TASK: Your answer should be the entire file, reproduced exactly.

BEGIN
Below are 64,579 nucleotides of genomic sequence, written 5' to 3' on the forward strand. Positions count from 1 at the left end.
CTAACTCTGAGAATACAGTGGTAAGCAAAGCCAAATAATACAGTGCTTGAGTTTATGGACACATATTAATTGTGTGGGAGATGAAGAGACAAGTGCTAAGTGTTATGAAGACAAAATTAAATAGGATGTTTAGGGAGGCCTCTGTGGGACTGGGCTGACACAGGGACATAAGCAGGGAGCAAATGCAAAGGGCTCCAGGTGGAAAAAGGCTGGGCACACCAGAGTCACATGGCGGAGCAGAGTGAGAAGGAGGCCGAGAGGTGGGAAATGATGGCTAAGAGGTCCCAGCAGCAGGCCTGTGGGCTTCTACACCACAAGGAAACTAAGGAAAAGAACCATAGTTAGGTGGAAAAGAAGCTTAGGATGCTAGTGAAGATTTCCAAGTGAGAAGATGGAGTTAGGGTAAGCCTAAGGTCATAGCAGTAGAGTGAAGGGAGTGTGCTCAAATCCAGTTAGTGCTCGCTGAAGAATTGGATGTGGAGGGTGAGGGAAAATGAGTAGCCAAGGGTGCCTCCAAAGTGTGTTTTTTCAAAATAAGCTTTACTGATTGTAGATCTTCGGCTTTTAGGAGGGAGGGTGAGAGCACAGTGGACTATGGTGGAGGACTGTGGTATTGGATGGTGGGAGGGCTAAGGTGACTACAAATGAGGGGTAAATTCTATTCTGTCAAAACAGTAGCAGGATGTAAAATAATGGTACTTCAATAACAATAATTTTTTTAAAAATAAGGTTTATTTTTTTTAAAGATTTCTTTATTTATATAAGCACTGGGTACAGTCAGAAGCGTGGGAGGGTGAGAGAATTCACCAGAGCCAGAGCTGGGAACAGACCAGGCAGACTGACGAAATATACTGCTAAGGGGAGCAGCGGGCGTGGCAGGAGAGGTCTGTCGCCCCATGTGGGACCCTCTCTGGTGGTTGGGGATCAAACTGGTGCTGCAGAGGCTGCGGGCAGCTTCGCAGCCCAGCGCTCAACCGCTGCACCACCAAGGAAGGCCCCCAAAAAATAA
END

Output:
Below are 64,579 nucleotides of genomic sequence, written 5' to 3' on the forward strand. Positions count from 1 at the left end.
CTAACTCTGAGAATACAGTGGTAAGCAAAGCCAAATAATACAGTGCTTGAGTTTATGGACACATATTAATTGTGTGGGAGATGAAGAGACAAGTGCTAAGTGTTATGAAGACAAAATTAAATAGGATGTTTAGGGAGGCCTCTGTGGGACTGGGCTGACACAGGGACATAAGCAGGGAGCAAATGCAAAGGGCTCCAGGTGGAAAAAGGCTGGGCACACCAGAGTCACATGGCGGAGCAGAGTGAGAAGGAGGCCGAGAGGTGGGAAATGATGGCTAAGAGGTCCCAGCAGCAGGCCTGTGGGCTTCTACACCACAAGGAAACTAAGGAAAAGAACCATAGTTAGGTGGAAAAGAAGCTTAGGATGCTAGTGAAGATTTCCAAGTGAGAAGATGGAGTTAGGGTAAGCCTAAGGTCATAGCAGTAGAGTGAAGGGAGTGTGCTCAAATCCAGTTAGTGCTCGCTGAAGAATTGGATGTGGAGGGTGAGGGAAAATGAGTAGCCAAGGGTGCCTCCAAAGTGTGTTTTTTCAAAATAAGCTTTACTGATTGTAGATCTTCGGCTTTTAGGAGGGAGGGTGAGAGCACAGTGGACTATGGTGGAGGACTGTGGTATTGGATGGTGGGAGGGCTAAGGTGACTACAAATGAGGGGTAAATTCTATTCTGTCAAAACAGTAGCAGGATGTAAAATAATGGTACTTCAATAACAATAATTTTTTTAAAAATAAGGTTTATTTTTTTTAAAGATTTCTTTATTTATATAAGCACTGGGTACAGTCAGAAGCGTGGGAGGGTGAGAGAATTCACCAGAGCCAGAGCTGGGAACAGACCAGGCAGACTGACGAAATATACTGCTAAGGGGAGCAGCGGGCGTGGCAGGAGAGGTCTGTCGCCCCATGTGGGACCCTCTCTGGTGGTTGGGGATCAAACTGGTGCTGCAGAGGCTGCGGGCAGCTTCGCAGCCCAGCGCTCAACCGCTGCACCACCAAGGAAGGCCCCCAAAAAATAA